What are your most important tips and Plugin recommendations for WordPress ?
Advanced Custom Fields Pro is the Plugin without which I would not use WordPress . It allows individual input masks in no time and is well documented. If it has to be multilingual, I have had good experience with Polylang. When using the Bootstrap CSS framework I find Bootstrap Blocks as an extension for the Gutenberg editor great.
My tip: If it is foreseeable that a customer will have several similar sites created, then create a Theme for him - with the most important settings and the main CSS. On child-Theme-level you can then adjust and add everything. You can also use Github to deploy the Themes when changes are made. Another tip: In a project, you should communicate the follow-up costs - in the form of updates - to the customer right away.
Advantages of WordPress and Typo3
Where do you personally see the most important advantages of WordPress ?
WordPress has a low barrier to entry as the PHP requirement is not high. There are excellent third-party plugins if needed. Just about every problem you have during development someone else has already had. In this respect, the forum or Stack Overflow very often help. The backend is often used by editors. In case of need, there are also instructional videos for editorial handling on Youtube.
And what are the advantages of TYPO3?
The scalability and the requirement for developers to work properly. Not to mention the natively available multilingualism and granular rights management. On the subject of security, it should also not be a worthwhile target for hackers due to the low distribution.
What should companies look for when choosing an agency for WordPress or TYPO3? In your opinion, how can you determine and check the quality of an agency?
The age of the agency and the size of the team can be an indication of secured sustainable support. From the offer, the price must be realistic. If you take the cheapest offer, you will pay more later. A transparent reference in the offer to the support after the end of the project should be apparent in the offer.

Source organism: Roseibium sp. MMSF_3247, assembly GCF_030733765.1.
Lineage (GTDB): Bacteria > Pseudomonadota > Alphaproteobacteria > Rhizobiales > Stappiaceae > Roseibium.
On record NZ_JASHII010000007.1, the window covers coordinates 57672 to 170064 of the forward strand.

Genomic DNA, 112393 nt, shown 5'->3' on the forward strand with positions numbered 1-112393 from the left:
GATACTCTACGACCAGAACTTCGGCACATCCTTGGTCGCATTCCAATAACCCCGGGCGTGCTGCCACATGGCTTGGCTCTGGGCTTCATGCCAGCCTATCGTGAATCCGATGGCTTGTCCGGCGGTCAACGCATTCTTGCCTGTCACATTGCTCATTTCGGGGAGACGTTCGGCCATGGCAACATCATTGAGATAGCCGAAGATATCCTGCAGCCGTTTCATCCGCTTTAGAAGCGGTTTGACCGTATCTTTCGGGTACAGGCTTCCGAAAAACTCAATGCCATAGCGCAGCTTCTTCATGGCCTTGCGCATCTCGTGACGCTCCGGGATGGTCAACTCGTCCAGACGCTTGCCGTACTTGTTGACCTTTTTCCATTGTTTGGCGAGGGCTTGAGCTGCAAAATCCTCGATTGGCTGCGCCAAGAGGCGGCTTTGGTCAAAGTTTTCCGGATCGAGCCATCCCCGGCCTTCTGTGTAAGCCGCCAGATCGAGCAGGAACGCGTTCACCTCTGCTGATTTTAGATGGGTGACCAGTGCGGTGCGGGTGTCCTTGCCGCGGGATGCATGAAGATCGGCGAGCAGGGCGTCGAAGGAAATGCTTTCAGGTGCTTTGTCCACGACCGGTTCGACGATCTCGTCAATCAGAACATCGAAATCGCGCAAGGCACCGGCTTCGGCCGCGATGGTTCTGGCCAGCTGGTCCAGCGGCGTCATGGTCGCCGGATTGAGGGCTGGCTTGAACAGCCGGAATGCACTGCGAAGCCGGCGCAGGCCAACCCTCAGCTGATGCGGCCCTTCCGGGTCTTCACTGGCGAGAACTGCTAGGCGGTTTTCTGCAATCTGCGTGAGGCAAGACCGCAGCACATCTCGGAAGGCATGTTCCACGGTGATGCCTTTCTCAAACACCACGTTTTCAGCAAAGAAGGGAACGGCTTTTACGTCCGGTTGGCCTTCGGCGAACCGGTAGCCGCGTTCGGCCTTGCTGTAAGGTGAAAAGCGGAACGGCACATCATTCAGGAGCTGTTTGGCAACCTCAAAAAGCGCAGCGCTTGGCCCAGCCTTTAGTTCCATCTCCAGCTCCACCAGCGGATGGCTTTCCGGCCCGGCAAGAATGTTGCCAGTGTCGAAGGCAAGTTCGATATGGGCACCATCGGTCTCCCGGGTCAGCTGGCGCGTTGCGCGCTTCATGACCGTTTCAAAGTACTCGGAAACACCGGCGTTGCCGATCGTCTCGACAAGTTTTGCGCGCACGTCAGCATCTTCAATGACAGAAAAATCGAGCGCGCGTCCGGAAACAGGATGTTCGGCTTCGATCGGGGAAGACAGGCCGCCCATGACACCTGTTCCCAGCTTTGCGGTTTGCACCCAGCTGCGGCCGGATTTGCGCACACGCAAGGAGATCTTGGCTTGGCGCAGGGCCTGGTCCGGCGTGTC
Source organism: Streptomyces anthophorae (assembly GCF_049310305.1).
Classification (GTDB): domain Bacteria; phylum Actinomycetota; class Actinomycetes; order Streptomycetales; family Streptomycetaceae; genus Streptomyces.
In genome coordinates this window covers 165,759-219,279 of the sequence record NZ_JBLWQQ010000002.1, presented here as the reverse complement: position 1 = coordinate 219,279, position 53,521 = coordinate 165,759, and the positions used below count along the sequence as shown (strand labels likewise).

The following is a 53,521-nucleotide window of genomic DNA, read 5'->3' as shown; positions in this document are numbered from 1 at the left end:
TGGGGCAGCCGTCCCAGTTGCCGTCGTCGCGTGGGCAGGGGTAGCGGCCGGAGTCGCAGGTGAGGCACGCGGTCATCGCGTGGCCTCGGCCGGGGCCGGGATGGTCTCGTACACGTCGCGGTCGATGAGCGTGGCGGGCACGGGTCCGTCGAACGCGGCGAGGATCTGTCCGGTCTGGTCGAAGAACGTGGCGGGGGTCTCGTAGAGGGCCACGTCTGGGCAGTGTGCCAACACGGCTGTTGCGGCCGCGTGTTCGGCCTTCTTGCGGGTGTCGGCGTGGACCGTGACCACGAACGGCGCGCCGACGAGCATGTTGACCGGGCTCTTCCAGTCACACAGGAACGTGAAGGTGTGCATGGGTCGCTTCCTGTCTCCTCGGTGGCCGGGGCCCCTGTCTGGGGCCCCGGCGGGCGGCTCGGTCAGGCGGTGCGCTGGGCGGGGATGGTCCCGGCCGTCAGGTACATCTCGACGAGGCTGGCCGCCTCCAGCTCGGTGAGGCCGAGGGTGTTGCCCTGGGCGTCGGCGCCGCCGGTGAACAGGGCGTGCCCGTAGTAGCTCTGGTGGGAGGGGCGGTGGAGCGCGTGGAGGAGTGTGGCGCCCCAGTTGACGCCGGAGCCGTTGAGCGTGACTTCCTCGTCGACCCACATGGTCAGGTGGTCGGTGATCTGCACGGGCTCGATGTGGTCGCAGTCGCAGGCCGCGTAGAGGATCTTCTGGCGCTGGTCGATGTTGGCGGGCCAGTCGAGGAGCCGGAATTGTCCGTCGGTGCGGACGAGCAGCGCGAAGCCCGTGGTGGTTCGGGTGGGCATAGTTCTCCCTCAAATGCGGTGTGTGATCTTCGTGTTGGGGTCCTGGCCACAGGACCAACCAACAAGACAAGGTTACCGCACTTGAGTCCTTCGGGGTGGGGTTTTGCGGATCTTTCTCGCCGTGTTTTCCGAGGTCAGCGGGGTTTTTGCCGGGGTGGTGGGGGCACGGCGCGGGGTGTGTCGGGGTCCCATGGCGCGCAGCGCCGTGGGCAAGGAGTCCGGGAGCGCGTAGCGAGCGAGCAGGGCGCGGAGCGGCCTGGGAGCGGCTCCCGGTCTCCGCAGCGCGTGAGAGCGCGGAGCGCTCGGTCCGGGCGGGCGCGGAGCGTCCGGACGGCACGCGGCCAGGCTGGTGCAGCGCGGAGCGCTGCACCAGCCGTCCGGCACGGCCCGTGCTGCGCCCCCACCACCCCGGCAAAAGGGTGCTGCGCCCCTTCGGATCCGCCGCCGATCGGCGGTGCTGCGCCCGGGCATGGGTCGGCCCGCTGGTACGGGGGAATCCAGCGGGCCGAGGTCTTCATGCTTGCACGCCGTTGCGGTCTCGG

This concerns points such as support, response times or updates. I would also look for current reference projects. Are they visually appealing and GDPR -compliant? In addition, you should check a few technical details, but not everyone can do that.
How did you come to rely on both systems in the first place and not specialize?
With TYPO3 you usually do large projects with high technical demands. We want to do big, beautiful projects. But you don't find them every day. And that's how it came about that we added to our portfolio a few years WordPress ago. If you look at the market shares, you can hardly get around it. By the way, that's what most agencies do these days.
Can you name projects that could only be realized with WordPress or TYPO3?
TYPO3 has been the tool of choice at the Akademie für Lehrerfortbildung Dillingen, due to the mass of contributions and the complexity. For our main customer, Wirtschaftsförderung Region Stuttgart, a WordPress setup with a constantly evolving mainTheme has paid off. Here we can set up a new website initially in a few minutes. In principle, however, most sites can be implemented with both systems, or with others. The decisive factor is not so much the system, but how it is set up.
Development for TYPO3 & WordPress
Do you have developers who implement WordPress and TYPO3? Or do you need special expertise in each case?
We have two developers who do both. All the others are specialized in one system. When it comes to the frontend, the switch is easier than with backend development. Of course, this also has to do with the order situation. But specialization is naturally more sensible.
A few words about you and your agency? Are you still looking for developers?
d-mind is located in the beautiful south of Stuttgart, we make websites since 1999. Currently we are 10 women and men in the team, with a focus on development. Often we also work in the background for other agencies.
We are looking for developers who are able to work independently in the web environment. We are looking for a synthesis of planning, front- and backend. Specific CMS experience is not decisive in my opinion, especially since it is WordPress learnable and well documented.
What is your opinion about WordPress and TYPO3? What questions do you have? Feel free to use the comment function. You want to get more tips about WordPress ? Then follow us on Twitter, Facebook or via our newsletter.
Contributing photo: Domenico Loia